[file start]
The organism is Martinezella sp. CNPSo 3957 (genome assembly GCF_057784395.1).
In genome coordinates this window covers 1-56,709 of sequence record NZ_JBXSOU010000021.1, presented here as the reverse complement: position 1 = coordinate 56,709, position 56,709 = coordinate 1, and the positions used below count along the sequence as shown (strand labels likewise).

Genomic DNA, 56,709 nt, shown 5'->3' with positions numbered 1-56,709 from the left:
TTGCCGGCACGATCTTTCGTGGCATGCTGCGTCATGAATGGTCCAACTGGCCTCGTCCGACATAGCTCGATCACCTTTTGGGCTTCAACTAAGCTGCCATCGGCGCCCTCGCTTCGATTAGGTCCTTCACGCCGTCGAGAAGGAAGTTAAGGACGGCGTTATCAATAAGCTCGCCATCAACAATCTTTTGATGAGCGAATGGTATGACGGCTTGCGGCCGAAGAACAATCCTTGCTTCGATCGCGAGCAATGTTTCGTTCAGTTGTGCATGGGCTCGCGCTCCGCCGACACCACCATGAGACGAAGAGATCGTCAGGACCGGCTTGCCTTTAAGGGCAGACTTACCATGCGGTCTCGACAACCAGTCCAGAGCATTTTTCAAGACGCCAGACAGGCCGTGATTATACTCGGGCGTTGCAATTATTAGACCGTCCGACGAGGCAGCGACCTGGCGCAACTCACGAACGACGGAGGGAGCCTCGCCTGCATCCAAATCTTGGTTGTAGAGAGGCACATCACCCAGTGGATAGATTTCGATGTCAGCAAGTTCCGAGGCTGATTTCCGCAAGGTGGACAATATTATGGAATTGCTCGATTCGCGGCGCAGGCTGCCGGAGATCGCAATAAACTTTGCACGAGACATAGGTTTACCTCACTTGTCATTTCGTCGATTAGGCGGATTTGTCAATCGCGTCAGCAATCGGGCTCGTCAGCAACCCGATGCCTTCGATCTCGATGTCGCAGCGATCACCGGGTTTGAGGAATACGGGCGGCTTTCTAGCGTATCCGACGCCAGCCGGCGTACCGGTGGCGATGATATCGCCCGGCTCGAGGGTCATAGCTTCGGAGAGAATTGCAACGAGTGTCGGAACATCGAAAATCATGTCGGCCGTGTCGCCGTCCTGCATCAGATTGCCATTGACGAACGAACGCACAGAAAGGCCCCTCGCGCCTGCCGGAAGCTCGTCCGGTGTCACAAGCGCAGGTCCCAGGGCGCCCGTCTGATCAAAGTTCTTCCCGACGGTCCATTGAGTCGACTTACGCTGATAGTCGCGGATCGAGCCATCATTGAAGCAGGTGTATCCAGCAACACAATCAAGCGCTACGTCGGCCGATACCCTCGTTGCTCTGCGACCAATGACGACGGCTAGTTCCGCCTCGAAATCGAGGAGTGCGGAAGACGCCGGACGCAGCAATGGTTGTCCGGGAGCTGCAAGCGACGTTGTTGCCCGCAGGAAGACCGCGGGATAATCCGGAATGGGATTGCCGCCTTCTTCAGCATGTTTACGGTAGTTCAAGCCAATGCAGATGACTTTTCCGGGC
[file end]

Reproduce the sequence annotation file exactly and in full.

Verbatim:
The organism is Martinezella sp. CNPSo 3957 (genome assembly GCF_057784395.1).
In genome coordinates this window covers 1-56,709 of sequence record NZ_JBXSOU010000021.1, presented here as the reverse complement: position 1 = coordinate 56,709, position 56,709 = coordinate 1, and the positions used below count along the sequence as shown (strand labels likewise).

Genomic DNA, 56,709 nt, shown 5'->3' with positions numbered 1-56,709 from the left:
TTGCCGGCACGATCTTTCGTGGCATGCTGCGTCATGAATGGTCCAACTGGCCTCGTCCGACATAGCTCGATCACCTTTTGGGCTTCAACTAAGCTGCCATCGGCGCCCTCGCTTCGATTAGGTCCTTCACGCCGTCGAGAAGGAAGTTAAGGACGGCGTTATCAATAAGCTCGCCATCAACAATCTTTTGATGAGCGAATGGTATGACGGCTTGCGGCCGAAGAACAATCCTTGCTTCGATCGCGAGCAATGTTTCGTTCAGTTGTGCATGGGCTCGCGCTCCGCCGACACCACCATGAGACGAAGAGATCGTCAGGACCGGCTTGCCTTTAAGGGCAGACTTACCATGCGGTCTCGACAACCAGTCCAGAGCATTTTTCAAGACGCCAGACAGGCCGTGATTATACTCGGGCGTTGCAATTATTAGACCGTCCGACGAGGCAGCGACCTGGCGCAACTCACGAACGACGGAGGGAGCCTCGCCTGCATCCAAATCTTGGTTGTAGAGAGGCACATCACCCAGTGGATAGATTTCGATGTCAGCAAGTTCCGAGGCTGATTTCCGCAAGGTGGACAATATTATGGAATTGCTCGATTCGCGGCGCAGGCTGCCGGAGATCGCAATAAACTTTGCACGAGACATAGGTTTACCTCACTTGTCATTTCGTCGATTAGGCGGATTTGTCAATCGCGTCAGCAATCGGGCTCGTCAGCAACCCGATGCCTTCGATCTCGATGTCGCAGCGATCACCGGGTTTGAGGAATACGGGCGGCTTTCTAGCGTATCCGACGCCAGCCGGCGTACCGGTGGCGATGATATCGCCCGGCTCGAGGGTCATAGCTTCGGAGAGAATTGCAACGAGTGTCGGAACATCGAAAATCATGTCGGCCGTGTCGCCGTCCTGCATCAGATTGCCATTGACGAACGAACGCACAGAAAGGCCCCTCGCGCCTGCCGGAAGCTCGTCCGGTGTCACAAGCGCAGGTCCCAGGGCGCCCGTCTGATCAAAGTTCTTCCCGACGGTCCATTGAGTCGACTTACGCTGATAGTCGCGGATCGAGCCATCATTGAAGCAGGTGTATCCAGCAACACAATCAAGCGCTACGTCGGCCGATACCCTCGTTGCTCTGCGACCAATGACGACGGCTAGTTCCGCCTCGAAATCGAGGAGTGCGGAAGACGCCGGACGCAGCAATGGTTGTCCGGGAGCTGCAAGCGACGTTGTTGCCCGCAGGAAGACCGCGGGATAATCCGGAATGGGATTGCCGCCTTCTTCAGCATGTTTACGGTAGTTCAAGCCAATGCAGATGACTTTTCCGGGC